Sources confirmed Saturday night that guard Marco Belinelli will sign with the Sixers after clearing waivers following his buyout from the Atlanta Hawks.

What does the addition of Belinelli to the Sixers' roster mean? Well, that's exactly what we're talking about.

The basics

Belinelli, 31, is a 6-foot-5 guard from Italy who is in his 11th year in the NBA.

Drafted 18th overall by the Golden State Warriors in 2007. Belinelli spent time in Toronto, New Orleans, and Chicago before landing with the San Antonio Spurs in 2013. Belinelli won an NBA title with the Spurs in 2014 as an integral player off the bench.

He shot 40.5 percent from three during his time in San Antonio. Since then he as played with Sacramento, Charlotte, and most recently Atlanta.

Belinelli confirmed the deal, and gained the fans' favor with his "TRUST THE PROCESS" tweet and adding "Philadelphia 76ers" to his Twitter bio late Saturday.

The extras

Averaging more three-point attempts than ever before in his career, Belinelli is still hitting at a reasonable clip of 37.2 percent this season, and that's exactly what the Sixers want from him.

Belinelli not only brings veteran playoff experience to the Sixers bench, he also gives the team a reliable player who is good at creating space off the ball and hitting from deep.

He is the kind of player who has few liabilities. He is shooting over 90 percent from the free throw line this season, sets good screens, averages just one turnover a game, and can shoot the ball.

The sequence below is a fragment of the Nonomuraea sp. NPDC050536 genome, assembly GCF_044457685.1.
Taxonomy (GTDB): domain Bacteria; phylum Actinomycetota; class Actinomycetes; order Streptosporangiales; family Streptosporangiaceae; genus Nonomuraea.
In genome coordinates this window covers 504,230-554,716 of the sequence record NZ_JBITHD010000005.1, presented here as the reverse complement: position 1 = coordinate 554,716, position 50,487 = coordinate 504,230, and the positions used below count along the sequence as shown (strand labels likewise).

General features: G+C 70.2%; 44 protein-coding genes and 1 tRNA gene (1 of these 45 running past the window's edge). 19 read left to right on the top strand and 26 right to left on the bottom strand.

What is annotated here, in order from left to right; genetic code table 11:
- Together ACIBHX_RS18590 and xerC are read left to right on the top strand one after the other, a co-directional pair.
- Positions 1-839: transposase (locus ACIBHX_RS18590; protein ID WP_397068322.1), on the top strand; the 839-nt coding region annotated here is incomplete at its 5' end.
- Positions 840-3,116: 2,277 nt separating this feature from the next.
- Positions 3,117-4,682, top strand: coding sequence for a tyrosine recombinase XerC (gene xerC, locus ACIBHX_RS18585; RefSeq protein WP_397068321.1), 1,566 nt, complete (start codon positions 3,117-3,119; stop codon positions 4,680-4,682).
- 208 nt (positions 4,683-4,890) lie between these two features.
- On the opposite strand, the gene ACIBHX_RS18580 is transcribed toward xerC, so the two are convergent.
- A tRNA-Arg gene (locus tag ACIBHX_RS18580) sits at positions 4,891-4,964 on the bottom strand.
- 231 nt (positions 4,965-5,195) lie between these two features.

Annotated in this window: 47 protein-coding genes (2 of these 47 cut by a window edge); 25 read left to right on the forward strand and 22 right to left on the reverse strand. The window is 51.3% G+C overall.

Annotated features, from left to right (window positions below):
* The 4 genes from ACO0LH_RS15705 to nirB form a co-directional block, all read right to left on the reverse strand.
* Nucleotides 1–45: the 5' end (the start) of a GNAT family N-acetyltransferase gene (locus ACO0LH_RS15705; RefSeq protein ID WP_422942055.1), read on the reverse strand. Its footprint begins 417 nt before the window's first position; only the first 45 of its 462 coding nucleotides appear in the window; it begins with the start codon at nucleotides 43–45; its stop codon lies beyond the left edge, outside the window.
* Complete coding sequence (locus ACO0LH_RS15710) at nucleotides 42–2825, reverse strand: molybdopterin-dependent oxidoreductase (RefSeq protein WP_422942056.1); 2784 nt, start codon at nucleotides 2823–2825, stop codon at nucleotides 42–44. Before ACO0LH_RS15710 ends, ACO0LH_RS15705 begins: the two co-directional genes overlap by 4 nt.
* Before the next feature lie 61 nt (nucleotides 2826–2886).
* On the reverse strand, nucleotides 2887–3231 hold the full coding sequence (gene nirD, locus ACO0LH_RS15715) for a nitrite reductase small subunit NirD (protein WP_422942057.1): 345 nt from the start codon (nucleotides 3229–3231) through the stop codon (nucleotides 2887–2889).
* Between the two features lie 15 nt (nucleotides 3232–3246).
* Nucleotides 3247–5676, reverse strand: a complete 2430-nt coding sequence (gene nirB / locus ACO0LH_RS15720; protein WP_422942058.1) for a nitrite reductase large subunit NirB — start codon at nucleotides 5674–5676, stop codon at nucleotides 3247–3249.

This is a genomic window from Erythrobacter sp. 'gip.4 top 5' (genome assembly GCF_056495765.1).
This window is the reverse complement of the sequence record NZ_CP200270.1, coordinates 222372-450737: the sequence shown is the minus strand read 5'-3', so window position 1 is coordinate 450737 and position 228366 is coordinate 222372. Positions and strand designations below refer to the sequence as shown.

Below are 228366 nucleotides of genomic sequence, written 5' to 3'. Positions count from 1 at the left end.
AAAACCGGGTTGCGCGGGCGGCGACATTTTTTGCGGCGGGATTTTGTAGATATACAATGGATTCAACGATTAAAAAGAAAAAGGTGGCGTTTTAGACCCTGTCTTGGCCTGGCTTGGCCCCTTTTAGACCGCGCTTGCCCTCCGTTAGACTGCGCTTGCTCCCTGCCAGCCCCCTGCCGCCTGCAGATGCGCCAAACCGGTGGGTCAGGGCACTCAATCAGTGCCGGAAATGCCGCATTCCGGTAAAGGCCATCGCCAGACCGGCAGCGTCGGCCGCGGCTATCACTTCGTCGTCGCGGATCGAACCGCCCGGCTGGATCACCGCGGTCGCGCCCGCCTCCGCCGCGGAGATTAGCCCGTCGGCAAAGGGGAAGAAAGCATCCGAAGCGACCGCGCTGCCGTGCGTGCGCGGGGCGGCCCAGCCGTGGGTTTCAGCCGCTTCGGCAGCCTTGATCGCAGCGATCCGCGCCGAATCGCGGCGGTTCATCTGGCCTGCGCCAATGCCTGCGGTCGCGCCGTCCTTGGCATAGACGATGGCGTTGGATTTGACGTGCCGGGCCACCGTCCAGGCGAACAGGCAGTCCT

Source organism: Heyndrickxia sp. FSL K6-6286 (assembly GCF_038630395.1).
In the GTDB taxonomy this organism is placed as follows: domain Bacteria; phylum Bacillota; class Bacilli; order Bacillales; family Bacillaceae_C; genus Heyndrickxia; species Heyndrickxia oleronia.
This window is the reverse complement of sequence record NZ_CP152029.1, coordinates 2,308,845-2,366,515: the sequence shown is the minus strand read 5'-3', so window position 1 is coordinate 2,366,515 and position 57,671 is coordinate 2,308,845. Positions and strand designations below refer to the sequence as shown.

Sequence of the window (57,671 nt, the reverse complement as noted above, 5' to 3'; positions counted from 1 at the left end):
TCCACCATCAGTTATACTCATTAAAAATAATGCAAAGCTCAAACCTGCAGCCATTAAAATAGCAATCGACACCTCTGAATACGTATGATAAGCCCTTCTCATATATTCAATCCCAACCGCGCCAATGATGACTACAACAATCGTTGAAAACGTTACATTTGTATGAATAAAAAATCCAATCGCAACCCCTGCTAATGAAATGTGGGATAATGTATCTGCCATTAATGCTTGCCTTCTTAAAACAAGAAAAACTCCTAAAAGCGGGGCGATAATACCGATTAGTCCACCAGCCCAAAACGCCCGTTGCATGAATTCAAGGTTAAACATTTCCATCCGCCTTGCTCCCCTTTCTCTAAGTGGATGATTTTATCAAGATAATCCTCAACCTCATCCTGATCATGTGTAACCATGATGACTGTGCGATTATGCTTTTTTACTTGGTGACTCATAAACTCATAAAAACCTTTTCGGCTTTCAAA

Additionally, Belinelli has a bit of a reputation as a clutch shooter. He has multiple game-winners under his belt, and is the kind of player who can hit a shot when his team really needs a bump in a high-pressure situation.

The implication

The addition of Belinelli to the Sixers' roster makes a Markelle Fultz return look even less likely. He has not played since October. If Fultz were playing at a reasonable level and available every night, it's doubtful that the Sixers would have gone after the veteran guard.

This also makes it look as if we will keep seeing less and less of Jerryd Bayless and Timothe Luwawu-Cabarrot as the postseason nears. Both players have their own liabilities, whether its streaky shooting, trouble fouling, or careless turnovers. Expect to see both players with DNP next to their names more often as the season winds down.


Knocking down threes. That's the reason the Sixers wanted Belinelli. He'll be expected to infuse the bench with the kind of poise and discipline that only a veteran can.

Though he's averaging 4.8 three-point attempts this season, the Sixers would probably like to see that number just a little bit higher and hope that he can get his shooting percent into the 40s.

Since the Sixers didn't have to give up any assets, and they have a roster spot available for Belinelli, there's virtually no risk to the acquisition. The Sixers' hope is that there is a favorable reward.